After recognizing huge benefits for our transformational phototransistor in the 1265-2400 nm telecommunication window, Pearlhill obtained a provisional patent (No. 62/761,106) for our technology, and discussed the innovation with Freedom Photonics, a leading manufacturer of circuits and devices. Based on their knowledge of the phototransistor segment, Dr. Daniel Renner, VP Business Development at Freedom photonics has stated that Pearlhill’s invention could revolutionize the playing field in the metro, long-haul and ultra-long-haul marketplaces. He stated that the optically gated transistors will provide a unique circuit isolation as well as optical-to-electrical coupling capability. He stated that, when fully developed, this technology could be a major game changer in the industry, and that Freedom Photonics would be interested in licensing it.

The Innovation: The innovation in this proposal is the development of optically-controlled transistors and memristors with superior responsivity, speed, low-power consumption, and designable spectral response range that can be integrated into a standard back-end-of-line CMOS process.  These devices are unique and unconventional in that the optically-active material used is amorphous (a-Ge2Se3) when it is typically a crystalline material, and they do not require a separate gate electrode for the transistor. Without the requirement of a separate gate voltage, these devices can be switched directly by light, thus allowing light to completely control the operation of the switch.  This is a significant improvement over the state-of-the-art phototransistors that require a gate voltage be applied prior to application of incident light.

Our preliminary studies by Dr. Campbell at Boise State University (BSU) show that a two-terminal device with a layer of a-Ge2Se3 can exhibit a photo-response when illuminated.  The device structure consists of 300 Å of a-Ge2Se3 sputtered on a p-Si (and to a lesser degree n-Si) substrate with a native oxide layer, and W electrodes on the a-Ge2Se3 layer.  When a voltage is applied across the two W electrodes, I-V curves similar to a field effect transistor are obtained when light was incident on the sample (Fig. 1, top left graph).  Addition of other elements (M = C, Sn, Ti, Cr, W, Cu, Al) to the device was performed through alternating layers of a-Ge2Se3 with cosputtered a-Ge2Se3–M (Fig. 2). The inclusion of these cosputtered alternating layers has been shown to alter the I-V response threshold voltage, curve shape, and responsivity, as well as incident light power and wavelength (Fig. 1). These additions also influence the switching speed of the device (Fig. 3).  Addition of these elements has also led to the discovery of optically-controlled memristors. These include a-Ge2Se3–Cu which shows the memristive property of a pinched hysteresis loop when cycled with a periodic voltage input while under illumination (Fig. 4).  The intensity of the current in the hysteresis loops is determined by the incident light intensity.  Addition of these elements has also led to the discovery of optically-controlled memristors. These include a-Ge2Se3–Cu which shows the memristive property of a pinched hysteresis loop when cycled with a periodic voltage input while under illumination (Fig. 4).  The intensity of thecurrent in the hysteresis loops is determined by the incident light.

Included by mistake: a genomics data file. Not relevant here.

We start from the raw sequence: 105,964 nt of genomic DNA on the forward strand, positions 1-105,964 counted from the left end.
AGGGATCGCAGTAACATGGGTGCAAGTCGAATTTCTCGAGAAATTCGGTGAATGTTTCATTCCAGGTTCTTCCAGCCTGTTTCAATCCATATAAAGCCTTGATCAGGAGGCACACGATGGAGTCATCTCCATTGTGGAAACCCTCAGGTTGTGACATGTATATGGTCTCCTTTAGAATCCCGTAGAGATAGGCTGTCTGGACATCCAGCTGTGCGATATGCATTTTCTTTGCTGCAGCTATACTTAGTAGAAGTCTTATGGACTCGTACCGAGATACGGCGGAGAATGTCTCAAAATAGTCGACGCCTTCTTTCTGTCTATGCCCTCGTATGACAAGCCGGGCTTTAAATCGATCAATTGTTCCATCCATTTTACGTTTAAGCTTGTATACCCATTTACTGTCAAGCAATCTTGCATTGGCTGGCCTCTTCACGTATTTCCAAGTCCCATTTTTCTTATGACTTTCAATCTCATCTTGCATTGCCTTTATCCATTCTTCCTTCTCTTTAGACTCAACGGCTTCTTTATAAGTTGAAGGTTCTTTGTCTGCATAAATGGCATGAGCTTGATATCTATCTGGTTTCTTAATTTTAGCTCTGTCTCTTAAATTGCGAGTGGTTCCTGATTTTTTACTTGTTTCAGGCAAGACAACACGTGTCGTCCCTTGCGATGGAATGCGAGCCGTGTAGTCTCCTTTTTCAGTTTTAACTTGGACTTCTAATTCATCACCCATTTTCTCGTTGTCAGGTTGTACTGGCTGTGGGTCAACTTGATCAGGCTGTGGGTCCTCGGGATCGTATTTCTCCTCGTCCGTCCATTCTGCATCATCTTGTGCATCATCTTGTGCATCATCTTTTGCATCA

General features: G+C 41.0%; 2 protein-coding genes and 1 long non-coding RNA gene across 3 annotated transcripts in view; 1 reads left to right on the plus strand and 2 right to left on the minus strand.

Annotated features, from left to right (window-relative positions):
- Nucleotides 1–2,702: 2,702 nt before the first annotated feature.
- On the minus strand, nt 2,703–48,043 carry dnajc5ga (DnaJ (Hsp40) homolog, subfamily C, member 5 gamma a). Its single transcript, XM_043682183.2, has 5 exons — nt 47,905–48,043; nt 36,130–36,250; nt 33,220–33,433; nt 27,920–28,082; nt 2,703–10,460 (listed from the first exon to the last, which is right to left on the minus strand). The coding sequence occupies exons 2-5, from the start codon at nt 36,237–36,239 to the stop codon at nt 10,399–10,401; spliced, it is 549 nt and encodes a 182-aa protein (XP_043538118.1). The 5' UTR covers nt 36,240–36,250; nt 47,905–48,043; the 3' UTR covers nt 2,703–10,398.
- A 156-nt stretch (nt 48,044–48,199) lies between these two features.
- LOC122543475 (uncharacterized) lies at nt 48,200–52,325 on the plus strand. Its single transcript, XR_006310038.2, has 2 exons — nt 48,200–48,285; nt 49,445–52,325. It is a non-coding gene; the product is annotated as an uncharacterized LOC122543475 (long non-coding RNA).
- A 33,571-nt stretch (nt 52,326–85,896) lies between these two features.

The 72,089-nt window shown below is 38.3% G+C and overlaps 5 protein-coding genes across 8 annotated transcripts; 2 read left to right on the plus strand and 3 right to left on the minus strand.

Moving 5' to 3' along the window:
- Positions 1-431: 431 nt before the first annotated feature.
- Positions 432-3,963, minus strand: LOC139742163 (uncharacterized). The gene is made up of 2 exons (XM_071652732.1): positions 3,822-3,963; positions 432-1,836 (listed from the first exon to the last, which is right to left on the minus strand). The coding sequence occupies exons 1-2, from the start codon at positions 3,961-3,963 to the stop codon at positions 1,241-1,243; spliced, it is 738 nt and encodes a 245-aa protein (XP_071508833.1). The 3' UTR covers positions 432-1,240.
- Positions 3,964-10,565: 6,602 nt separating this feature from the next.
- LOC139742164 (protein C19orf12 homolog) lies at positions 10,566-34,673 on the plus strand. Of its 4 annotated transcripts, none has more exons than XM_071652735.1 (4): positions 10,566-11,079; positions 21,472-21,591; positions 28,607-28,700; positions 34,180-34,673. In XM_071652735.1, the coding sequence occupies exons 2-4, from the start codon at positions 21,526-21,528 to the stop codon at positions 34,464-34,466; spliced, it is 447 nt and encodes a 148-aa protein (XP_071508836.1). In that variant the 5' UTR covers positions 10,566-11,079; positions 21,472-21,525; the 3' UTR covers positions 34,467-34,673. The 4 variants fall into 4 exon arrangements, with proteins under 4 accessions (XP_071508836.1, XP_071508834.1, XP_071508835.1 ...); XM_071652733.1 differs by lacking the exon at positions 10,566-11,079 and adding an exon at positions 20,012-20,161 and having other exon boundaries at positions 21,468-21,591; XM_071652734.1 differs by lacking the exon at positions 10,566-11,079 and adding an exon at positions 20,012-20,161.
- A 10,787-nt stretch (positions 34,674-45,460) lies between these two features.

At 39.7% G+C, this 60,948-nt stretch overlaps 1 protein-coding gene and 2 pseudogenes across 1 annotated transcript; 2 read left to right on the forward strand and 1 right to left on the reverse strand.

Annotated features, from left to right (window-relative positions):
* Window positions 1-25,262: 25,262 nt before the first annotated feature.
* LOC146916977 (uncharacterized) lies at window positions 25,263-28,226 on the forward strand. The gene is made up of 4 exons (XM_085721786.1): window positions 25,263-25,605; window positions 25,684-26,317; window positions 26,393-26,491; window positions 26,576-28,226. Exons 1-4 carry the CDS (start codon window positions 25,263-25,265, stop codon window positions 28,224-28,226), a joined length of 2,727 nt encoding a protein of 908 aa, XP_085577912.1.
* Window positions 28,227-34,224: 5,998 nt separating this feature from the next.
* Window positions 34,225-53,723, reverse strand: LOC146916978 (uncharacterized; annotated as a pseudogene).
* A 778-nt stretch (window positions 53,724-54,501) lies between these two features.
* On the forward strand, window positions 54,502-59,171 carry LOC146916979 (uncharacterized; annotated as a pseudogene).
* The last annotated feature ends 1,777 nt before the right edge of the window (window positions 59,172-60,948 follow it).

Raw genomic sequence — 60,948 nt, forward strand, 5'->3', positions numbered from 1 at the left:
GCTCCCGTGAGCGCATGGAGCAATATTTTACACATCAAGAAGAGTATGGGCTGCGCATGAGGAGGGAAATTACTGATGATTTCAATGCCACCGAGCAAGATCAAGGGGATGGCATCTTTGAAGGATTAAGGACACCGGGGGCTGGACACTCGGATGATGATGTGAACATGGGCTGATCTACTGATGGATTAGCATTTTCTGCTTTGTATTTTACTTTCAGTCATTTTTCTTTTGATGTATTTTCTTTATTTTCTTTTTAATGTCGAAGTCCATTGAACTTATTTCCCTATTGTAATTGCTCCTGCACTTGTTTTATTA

Based on these preliminary results, it appears promising that an a-Ge2Se3 phototransistor/memristor can potentially provide the basis for developing devices that are fast, tuned to a desired spectral region, low-power, and have high responsivity depending upon the dopant or nanoparticle included during fabrication.  The mechanism of device operation is not fully understood, though a working hypothesis based on these preliminary results, indicates that addition of nanoparticles that are photon absorbers, such as CIGS, would provide additional photocurrent, speed, and spectral response tunability.  In addition, it may be possible that some of the nanoparticles would act as quenchers and allow devices to switch off at a much faster rate.  The nanoparticle location within the active layer may significantly influence device operation and will be part of the device development process.